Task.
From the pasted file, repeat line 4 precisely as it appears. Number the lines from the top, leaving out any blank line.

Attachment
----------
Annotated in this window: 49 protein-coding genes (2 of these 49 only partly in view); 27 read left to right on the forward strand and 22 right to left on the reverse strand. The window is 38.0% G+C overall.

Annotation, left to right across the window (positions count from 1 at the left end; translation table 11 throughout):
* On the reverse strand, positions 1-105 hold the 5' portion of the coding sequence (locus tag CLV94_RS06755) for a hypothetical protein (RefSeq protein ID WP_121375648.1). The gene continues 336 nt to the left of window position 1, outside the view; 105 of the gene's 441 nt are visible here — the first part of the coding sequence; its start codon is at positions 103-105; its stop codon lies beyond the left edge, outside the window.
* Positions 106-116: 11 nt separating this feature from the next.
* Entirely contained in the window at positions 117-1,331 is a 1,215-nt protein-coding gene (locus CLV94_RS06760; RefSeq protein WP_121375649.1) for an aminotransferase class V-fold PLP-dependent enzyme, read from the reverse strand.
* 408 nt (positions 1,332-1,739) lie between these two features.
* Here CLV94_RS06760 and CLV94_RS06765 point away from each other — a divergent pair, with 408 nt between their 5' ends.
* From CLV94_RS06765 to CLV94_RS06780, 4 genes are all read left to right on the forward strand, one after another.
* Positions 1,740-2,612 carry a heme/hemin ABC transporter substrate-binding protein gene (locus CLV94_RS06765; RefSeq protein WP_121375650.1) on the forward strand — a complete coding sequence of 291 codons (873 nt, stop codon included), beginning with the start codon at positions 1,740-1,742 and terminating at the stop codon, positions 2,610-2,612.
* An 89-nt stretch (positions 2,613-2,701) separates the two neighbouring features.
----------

* Positions 106-116: 11 nt separating this feature from the next.